Let us return to the climatic fights of Man of Steel and “Clash”. The similarities are obvious, the massive city wide destruction two super beings fighting creates, debris fills the frame. Man of Steel goes one step further in building a context for this destruction by recreating 9/11 imagery during the sequence as muted masses wander through dusty spaces covered in white chalk. That is a context that hit, perhaps, too close to home for audiences looking for the escapism these kinds of movies trade in.
In both instances, Superman comes off like an asshole, starting a wanton fight across the city. But it’s only “Clash” that elicits an emotional response beyond fear and shock at the destruction left in his spectacular wake. The context is key.
In “Clash” Superman is at the end of his rope. He has been expertly manipulated by Presidential candidate Lex Luthor, to give himself and the Justice League some very damaging PR. After his fight with Capt. Marvel and realizing what he believed to be a bomb was a generator for the non-populated proto-city they just leveled, Superman apologizes and begins to attempting to mend the situation. The clash has long and short term affects, most immediately Captain Marvel the ten-year-old Billy Batson and Superman fan is so disappointed in his idols behavior he quits the Justice League. The episodes writing is credited as Teleplay by: J.M. Dematteis Story by: Dwayne McDuffie, by the end of it we realize why Superman acted this way, and the lesson being taught in those 22 minutes: that even the best superheroes make mistakes when acting with distrust.
Man of Steel, whose writing is credited as screenplay by David S. Goyer story by David S. Goyer and Christopher Nolan, fails to articulate a heroic character for Clark Kent/Superman, showing his early life filed with hesitancy and selfishness. He isn’t a very good hero and doesn’t want to be one. A view that is antithetical to the popular conception of the character. Without this heroic context, audiences both in and out of frame are left wondering at what they’d witnessed. For all the ham-fisted Christ symbolism Snyder backed into the film, itself an erasure of Superman’s Jewish heritage, he wasn’t very Christ-like. Actor Henry Cavill looks like Superman, but isn’t one audience understood.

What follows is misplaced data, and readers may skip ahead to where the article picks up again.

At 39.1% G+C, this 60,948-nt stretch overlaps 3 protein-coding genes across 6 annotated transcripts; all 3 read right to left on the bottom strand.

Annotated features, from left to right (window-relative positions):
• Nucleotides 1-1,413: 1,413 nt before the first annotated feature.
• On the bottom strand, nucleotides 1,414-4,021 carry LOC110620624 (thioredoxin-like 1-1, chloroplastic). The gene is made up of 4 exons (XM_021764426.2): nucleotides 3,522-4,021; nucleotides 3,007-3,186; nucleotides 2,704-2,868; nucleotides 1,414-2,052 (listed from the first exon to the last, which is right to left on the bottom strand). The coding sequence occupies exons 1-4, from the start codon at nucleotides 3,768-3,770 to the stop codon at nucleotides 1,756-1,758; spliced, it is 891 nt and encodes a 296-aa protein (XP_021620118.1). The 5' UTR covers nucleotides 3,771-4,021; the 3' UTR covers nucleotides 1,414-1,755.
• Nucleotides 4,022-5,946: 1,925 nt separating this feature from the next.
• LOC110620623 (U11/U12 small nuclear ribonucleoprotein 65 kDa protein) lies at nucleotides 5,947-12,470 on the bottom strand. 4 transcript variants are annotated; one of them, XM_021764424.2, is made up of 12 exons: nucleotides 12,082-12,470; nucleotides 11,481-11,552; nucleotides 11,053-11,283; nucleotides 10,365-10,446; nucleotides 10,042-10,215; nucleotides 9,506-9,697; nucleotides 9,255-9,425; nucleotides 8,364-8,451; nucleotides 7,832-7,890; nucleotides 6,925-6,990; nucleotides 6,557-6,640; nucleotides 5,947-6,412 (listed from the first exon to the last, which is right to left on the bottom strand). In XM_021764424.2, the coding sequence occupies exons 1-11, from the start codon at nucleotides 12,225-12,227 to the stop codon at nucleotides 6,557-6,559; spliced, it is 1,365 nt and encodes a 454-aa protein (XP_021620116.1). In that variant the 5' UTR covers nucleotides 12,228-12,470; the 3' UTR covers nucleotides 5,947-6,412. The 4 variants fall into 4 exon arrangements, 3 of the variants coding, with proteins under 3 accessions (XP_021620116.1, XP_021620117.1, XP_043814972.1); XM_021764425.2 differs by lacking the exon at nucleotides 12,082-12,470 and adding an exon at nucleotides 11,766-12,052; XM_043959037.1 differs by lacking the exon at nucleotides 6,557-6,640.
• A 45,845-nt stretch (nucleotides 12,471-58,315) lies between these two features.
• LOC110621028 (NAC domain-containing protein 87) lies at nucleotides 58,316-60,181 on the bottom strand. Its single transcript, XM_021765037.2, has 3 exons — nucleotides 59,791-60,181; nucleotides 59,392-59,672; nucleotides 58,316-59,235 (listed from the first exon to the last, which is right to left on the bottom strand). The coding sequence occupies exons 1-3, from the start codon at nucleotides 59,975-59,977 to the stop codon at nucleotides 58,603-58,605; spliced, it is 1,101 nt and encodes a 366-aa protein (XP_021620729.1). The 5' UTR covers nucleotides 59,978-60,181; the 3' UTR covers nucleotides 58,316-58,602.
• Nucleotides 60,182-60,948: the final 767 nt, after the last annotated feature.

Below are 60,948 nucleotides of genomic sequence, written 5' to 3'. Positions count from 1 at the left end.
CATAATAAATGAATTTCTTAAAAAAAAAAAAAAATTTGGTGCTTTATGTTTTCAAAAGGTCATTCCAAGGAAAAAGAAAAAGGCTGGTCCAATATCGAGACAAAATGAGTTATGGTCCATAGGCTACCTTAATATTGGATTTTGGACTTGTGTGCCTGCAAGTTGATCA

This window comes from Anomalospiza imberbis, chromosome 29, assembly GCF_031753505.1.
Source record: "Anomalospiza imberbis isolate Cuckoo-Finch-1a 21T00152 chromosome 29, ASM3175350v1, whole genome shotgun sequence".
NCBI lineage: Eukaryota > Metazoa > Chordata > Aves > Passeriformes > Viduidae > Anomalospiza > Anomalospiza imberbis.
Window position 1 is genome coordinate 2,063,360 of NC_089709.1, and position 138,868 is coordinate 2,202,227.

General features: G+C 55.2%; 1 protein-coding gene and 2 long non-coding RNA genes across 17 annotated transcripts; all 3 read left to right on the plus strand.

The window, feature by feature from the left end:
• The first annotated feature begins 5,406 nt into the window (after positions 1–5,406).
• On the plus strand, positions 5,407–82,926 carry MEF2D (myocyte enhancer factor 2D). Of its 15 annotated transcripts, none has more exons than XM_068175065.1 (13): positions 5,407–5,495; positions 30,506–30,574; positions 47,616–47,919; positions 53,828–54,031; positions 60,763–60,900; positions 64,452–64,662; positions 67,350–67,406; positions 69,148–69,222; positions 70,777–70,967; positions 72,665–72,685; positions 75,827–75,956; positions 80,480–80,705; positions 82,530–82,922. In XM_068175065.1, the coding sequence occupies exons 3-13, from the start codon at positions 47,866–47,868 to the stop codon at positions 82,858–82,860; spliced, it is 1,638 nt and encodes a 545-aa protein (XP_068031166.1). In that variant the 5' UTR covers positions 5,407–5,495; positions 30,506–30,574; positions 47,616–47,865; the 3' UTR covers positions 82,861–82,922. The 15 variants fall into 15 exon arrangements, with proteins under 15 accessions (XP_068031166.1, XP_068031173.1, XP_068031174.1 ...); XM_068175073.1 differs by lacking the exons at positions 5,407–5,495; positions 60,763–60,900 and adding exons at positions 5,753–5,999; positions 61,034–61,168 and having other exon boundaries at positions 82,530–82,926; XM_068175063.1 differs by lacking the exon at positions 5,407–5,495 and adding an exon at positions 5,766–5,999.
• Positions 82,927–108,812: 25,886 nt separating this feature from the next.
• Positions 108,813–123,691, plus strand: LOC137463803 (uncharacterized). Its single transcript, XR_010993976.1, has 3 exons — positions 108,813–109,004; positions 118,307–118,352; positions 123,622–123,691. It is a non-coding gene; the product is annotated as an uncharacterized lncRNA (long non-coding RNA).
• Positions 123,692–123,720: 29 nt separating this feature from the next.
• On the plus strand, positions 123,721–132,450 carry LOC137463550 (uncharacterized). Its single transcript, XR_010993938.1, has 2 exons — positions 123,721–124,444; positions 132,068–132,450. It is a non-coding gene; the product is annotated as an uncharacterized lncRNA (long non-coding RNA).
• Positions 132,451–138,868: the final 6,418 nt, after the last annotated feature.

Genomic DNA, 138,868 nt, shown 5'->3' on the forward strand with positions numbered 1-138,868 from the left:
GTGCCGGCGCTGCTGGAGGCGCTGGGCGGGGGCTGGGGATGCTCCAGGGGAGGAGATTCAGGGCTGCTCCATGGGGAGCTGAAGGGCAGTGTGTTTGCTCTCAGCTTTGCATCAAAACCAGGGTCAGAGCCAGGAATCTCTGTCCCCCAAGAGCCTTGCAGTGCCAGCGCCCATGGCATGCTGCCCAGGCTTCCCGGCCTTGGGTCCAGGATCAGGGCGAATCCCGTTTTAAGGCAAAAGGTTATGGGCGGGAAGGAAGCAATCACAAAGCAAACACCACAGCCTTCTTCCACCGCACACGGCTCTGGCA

Snyder’s love for reference looms heavily over his follow up 3 years later, Batman v Superman: Dawn of Justice. In the end he created a film that trades mainly in visual references but lacks a soul and developed context to give anything dramatic weight. The follow up was announced by a reference at San Diego Comic Con 2014 when Harry Lennix came out on stage and read a well-known passage from Frank Miller’s The Dark Knight Returns. To his credit, Snyder does explicitly say multiple times that what would become Batman v Superman would be influenced or inspired by The Dark Knight Returns not a direct adaptation of it.
However, in citing his sources Snyder already creates an extra-textual space to begin viewing his film in. A comparison quickly reveals the lack of dramatic weight his story has. Within the film itself the reasons why this is happening are poorly articulated, the theatrical cut overall is a structural mess. Where that foundation should be audiences are left in the gulf wondering why it’s all happening. In affect transforming these actors into high budget cosplayers in a high budget fan film.
In this gulf, only comparisons to its inspirations (The Dark Knight Returns and others) and why that works in infinitely more ways than this pale imitation exists. It goes back to the announcement at SDCC ’14. Harry Lennix’s speech was the one Batman gives to former best friend turned enemy Superman after mortally wounding the man of steel. What is missing is the historical context Frank Miller was afforded with his elseworlds story. It was the final conflict between two best friends who the times have turned into enemies. Seeing an older Batman and Superman was akin to seeing Kirk and Spock say goodbye to one another in The Wrath of Khan. They had an unspoken history, grudges, and stories to tell. It’s a context Batman v Superman could never have, Snyder turns their final fight into their first contact. They barely interact with one another before their quickly thrown together fight. They have no history, or stories, but plenty of misplaced grudges. Batman v Superman: Dawn of Justice is rendered dramatically inert because of it.
And that’s before Snyder decides to reenact the “Death of Superman” paradoxically as the event that brings the DC trinity together…for all of 10 minutes. That sequence is another great example of playing with someone else’s toys with no respect or understanding.
Zack Snyder is a supreme visual composer, often with the help of cinematographer Larry Fong. He is honest about his influences; it is a matter of how they inform or lack thereof the story telling going on where he falls far short. Snyder like any media addicted nerd speaks in the parlance of popular culture. He just expects everyone to understand his language and bring with them the extra-textual knowledge necessary to piece together his new text, like spackle to bricks.